Ohio has become the largest US state to legalise cannabis as of 7th November 2023. This takes the total number of states with recreational markets up to 24. The legislation named ‘Issue 2’ legalises cannabis for recreational use for adults over the age of 21 and permits possession of up to 2.5 oz of flower or 15 grams of concentrates.
Here in Europe such news is always received warmly – we know that as more states embrace cannabis, the pressure on the government to make changes at a federal level mounts. A move which will for many clear reasons increase the chance of further reform across Europe.
Ohio’s model will follow that of the other 23 states. While measures will be taken to avoid cannabis products being sold to minors, the process of procurement for adults will be similar to alcohol. Products in shops will be permitted to have marketing materials on them and the range of products will feel truly ‘recreational’.
The market will embrace the legal industry offering opportunities for cultivators, distributors, sellers and a wide range of ancillary services to the industry. It is estimated the move will bring in an estimated $260 million in revenues for Ohio, a state with a population of 11.7 million.
While I recognise the fears that exist for an approach which treats cannabis like alcohol, there is no doubt such a model gives the industry the best chance of creating not only a fun and interesting model for consumers, but one which thrives – delivering positive cash flow and rewards for those who invest.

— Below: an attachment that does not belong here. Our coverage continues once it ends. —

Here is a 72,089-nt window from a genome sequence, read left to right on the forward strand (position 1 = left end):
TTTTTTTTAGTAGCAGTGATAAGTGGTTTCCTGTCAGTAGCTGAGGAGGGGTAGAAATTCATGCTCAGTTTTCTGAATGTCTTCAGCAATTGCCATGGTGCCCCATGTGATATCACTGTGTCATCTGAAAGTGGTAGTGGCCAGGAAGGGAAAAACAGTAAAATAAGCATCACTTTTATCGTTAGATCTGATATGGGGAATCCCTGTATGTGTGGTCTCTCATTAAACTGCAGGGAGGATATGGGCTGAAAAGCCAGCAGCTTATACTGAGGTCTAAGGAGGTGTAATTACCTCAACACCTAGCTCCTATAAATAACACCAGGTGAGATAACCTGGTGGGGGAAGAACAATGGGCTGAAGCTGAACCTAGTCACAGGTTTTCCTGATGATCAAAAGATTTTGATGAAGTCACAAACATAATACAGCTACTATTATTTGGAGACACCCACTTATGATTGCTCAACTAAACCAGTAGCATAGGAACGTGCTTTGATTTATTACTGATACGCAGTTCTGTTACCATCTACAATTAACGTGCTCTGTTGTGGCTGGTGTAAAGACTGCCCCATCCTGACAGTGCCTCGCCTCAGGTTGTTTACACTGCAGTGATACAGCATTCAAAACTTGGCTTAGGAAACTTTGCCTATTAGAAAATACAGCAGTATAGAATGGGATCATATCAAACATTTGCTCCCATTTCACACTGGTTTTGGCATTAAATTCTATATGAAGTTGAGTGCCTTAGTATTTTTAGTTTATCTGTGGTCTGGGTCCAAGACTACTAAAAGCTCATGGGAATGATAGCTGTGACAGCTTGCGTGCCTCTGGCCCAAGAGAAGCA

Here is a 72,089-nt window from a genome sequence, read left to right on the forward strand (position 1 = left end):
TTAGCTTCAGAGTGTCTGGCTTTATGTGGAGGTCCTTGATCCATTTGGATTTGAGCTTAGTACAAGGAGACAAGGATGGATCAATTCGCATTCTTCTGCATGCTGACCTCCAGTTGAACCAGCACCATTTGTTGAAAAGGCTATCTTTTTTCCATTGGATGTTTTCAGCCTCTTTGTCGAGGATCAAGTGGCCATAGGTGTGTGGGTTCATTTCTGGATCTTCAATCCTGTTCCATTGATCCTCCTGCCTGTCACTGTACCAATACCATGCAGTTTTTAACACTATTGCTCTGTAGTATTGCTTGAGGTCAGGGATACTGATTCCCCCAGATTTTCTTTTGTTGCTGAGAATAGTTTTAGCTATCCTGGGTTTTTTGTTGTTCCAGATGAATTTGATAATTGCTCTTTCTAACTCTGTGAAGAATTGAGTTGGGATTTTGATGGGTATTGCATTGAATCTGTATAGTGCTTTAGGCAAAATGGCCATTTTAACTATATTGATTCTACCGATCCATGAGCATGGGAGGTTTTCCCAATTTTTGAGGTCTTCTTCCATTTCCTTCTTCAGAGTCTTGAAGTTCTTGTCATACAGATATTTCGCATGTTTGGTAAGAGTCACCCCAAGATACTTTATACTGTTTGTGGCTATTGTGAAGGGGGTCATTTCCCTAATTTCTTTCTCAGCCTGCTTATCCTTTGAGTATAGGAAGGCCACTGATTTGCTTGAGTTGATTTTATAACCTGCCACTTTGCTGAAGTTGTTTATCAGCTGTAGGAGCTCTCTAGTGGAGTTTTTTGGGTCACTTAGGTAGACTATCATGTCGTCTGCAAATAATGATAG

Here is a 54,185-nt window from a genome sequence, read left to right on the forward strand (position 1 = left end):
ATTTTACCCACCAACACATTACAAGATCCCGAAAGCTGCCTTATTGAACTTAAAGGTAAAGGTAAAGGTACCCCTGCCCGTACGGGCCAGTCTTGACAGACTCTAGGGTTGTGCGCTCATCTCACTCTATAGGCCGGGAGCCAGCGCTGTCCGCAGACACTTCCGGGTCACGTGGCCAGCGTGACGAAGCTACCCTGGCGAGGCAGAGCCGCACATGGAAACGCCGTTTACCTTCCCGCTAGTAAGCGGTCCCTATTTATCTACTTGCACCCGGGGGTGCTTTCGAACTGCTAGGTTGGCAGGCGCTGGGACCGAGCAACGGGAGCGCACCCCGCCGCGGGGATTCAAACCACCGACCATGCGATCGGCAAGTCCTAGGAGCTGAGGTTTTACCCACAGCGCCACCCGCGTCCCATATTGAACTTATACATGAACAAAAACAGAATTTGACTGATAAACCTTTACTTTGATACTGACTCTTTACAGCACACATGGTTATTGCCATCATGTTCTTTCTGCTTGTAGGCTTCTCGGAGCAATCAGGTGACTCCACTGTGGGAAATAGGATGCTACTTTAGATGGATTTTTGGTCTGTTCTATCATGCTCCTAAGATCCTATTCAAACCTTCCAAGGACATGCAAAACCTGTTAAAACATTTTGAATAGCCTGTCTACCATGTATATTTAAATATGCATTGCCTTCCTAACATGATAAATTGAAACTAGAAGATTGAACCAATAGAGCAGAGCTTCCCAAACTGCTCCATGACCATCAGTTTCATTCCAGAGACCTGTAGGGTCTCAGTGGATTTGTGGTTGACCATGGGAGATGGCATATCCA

The legalisation in Ohio was pushed through by a campaigning group called the ‘Coalition to Regulate Marijuana Like Alcohol’ (CTRMLA). This group used strong economic framing to help garner support among residents and even pointed out that the state was losing out to its sports rivals in Michigan who were profiting from Ohio residents crossing the state border to purchase cannabis.
While in Europe might look to Ohio with positivity and celebration, the reality is that the CTRMLA would face tough resistance adopting such frames here. The US model – which I would argue is fantastic for consumers and gives the industry the best chance of success – is met with heavy resistance from the public health lobby across Europe.
Germany is a fine example of how despite reaching the same conclusion of Ohio policy makers – that cannabis reform is necessary, the model of legalisation has rapidly transformed into a 5 year pilot and a heavily regulated social club model. This is a far cry from what is seen in the US.
The public health lobby has, of course valid concerns – cannabis is not without harm and a model of regulation should consider how it best protects the population from such harms. Yet a stroll too far down that path creates legislation, which doesn’t work and models that are not only dull for the consumer, but allow an illicit market to thrive.
Unlike the US, in Europe I sense a disconnect between the public health lobby and those who understand markets, capitalism and the cannabis industry. While policy makers in Europe are learning that cannabis reform is a far more comfortable subject for the public, they are falling short of presenting recreational models of ideas which mirror states like Ohio.
It is time for the industry across Europe to recognise this and play a more active role in facilitating positive, evidence based and challenging discussion with policy makers. Cannabis is not without harm, but to end prohibition and replace it with a model that works we can’t just sit back and let the public health lobby take us down a clunky path of pilot projects and warning labels. If cannabis is truly safer than alcohol, let’s treat it as such and create a model which is fun.